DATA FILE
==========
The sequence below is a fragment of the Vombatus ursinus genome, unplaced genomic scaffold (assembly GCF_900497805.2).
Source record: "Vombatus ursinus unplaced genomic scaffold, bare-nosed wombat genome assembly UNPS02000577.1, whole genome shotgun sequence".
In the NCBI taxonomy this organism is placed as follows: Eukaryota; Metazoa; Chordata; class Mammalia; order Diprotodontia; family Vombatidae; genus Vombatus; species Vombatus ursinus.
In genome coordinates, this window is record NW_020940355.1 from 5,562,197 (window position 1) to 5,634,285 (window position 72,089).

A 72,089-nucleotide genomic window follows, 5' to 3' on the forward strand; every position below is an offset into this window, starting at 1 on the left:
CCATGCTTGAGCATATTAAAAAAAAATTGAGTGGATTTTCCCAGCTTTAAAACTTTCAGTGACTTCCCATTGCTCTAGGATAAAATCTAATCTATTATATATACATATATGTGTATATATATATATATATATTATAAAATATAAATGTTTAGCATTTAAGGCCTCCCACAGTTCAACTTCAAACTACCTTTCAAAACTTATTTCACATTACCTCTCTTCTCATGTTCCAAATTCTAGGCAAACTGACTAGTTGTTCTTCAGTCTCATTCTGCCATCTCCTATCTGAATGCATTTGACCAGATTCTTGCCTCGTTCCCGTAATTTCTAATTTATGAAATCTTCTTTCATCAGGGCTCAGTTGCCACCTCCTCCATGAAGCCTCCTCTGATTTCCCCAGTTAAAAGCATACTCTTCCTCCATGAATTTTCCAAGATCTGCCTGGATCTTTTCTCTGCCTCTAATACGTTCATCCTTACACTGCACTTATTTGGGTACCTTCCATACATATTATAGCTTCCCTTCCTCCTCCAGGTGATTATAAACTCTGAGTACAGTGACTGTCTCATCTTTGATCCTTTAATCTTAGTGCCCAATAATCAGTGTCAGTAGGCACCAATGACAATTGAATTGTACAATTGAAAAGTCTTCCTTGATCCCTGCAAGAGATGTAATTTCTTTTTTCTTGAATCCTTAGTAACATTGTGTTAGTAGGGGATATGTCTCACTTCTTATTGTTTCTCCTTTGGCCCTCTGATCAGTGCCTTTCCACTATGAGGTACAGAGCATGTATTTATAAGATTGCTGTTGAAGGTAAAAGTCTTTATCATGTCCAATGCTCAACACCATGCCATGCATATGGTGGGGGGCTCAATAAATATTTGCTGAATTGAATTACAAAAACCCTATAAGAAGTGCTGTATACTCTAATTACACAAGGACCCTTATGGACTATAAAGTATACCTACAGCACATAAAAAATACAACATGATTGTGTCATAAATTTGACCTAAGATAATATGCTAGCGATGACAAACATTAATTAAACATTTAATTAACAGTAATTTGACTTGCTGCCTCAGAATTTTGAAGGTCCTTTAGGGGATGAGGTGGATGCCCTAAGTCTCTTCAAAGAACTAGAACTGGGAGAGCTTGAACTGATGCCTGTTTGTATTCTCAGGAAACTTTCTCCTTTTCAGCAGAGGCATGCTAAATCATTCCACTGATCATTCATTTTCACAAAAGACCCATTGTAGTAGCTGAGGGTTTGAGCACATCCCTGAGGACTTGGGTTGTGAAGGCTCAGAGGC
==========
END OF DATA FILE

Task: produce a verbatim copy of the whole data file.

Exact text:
The sequence below is a fragment of the Vombatus ursinus genome, unplaced genomic scaffold (assembly GCF_900497805.2).
Source record: "Vombatus ursinus unplaced genomic scaffold, bare-nosed wombat genome assembly UNPS02000577.1, whole genome shotgun sequence".
In the NCBI taxonomy this organism is placed as follows: Eukaryota; Metazoa; Chordata; class Mammalia; order Diprotodontia; family Vombatidae; genus Vombatus; species Vombatus ursinus.
In genome coordinates, this window is record NW_020940355.1 from 5,562,197 (window position 1) to 5,634,285 (window position 72,089).

A 72,089-nucleotide genomic window follows, 5' to 3' on the forward strand; every position below is an offset into this window, starting at 1 on the left:
CCATGCTTGAGCATATTAAAAAAAAATTGAGTGGATTTTCCCAGCTTTAAAACTTTCAGTGACTTCCCATTGCTCTAGGATAAAATCTAATCTATTATATATACATATATGTGTATATATATATATATATATTATAAAATATAAATGTTTAGCATTTAAGGCCTCCCACAGTTCAACTTCAAACTACCTTTCAAAACTTATTTCACATTACCTCTCTTCTCATGTTCCAAATTCTAGGCAAACTGACTAGTTGTTCTTCAGTCTCATTCTGCCATCTCCTATCTGAATGCATTTGACCAGATTCTTGCCTCGTTCCCGTAATTTCTAATTTATGAAATCTTCTTTCATCAGGGCTCAGTTGCCACCTCCTCCATGAAGCCTCCTCTGATTTCCCCAGTTAAAAGCATACTCTTCCTCCATGAATTTTCCAAGATCTGCCTGGATCTTTTCTCTGCCTCTAATACGTTCATCCTTACACTGCACTTATTTGGGTACCTTCCATACATATTATAGCTTCCCTTCCTCCTCCAGGTGATTATAAACTCTGAGTACAGTGACTGTCTCATCTTTGATCCTTTAATCTTAGTGCCCAATAATCAGTGTCAGTAGGCACCAATGACAATTGAATTGTACAATTGAAAAGTCTTCCTTGATCCCTGCAAGAGATGTAATTTCTTTTTTCTTGAATCCTTAGTAACATTGTGTTAGTAGGGGATATGTCTCACTTCTTATTGTTTCTCCTTTGGCCCTCTGATCAGTGCCTTTCCACTATGAGGTACAGAGCATGTATTTATAAGATTGCTGTTGAAGGTAAAAGTCTTTATCATGTCCAATGCTCAACACCATGCCATGCATATGGTGGGGGGCTCAATAAATATTTGCTGAATTGAATTACAAAAACCCTATAAGAAGTGCTGTATACTCTAATTACACAAGGACCCTTATGGACTATAAAGTATACCTACAGCACATAAAAAATACAACATGATTGTGTCATAAATTTGACCTAAGATAATATGCTAGCGATGACAAACATTAATTAAACATTTAATTAACAGTAATTTGACTTGCTGCCTCAGAATTTTGAAGGTCCTTTAGGGGATGAGGTGGATGCCCTAAGTCTCTTCAAAGAACTAGAACTGGGAGAGCTTGAACTGATGCCTGTTTGTATTCTCAGGAAACTTTCTCCTTTTCAGCAGAGGCATGCTAAATCATTCCACTGATCATTCATTTTCACAAAAGACCCATTGTAGTAGCTGAGGGTTTGAGCACATCCCTGAGGACTTGGGTTGTGAAGGCTCAGAGGC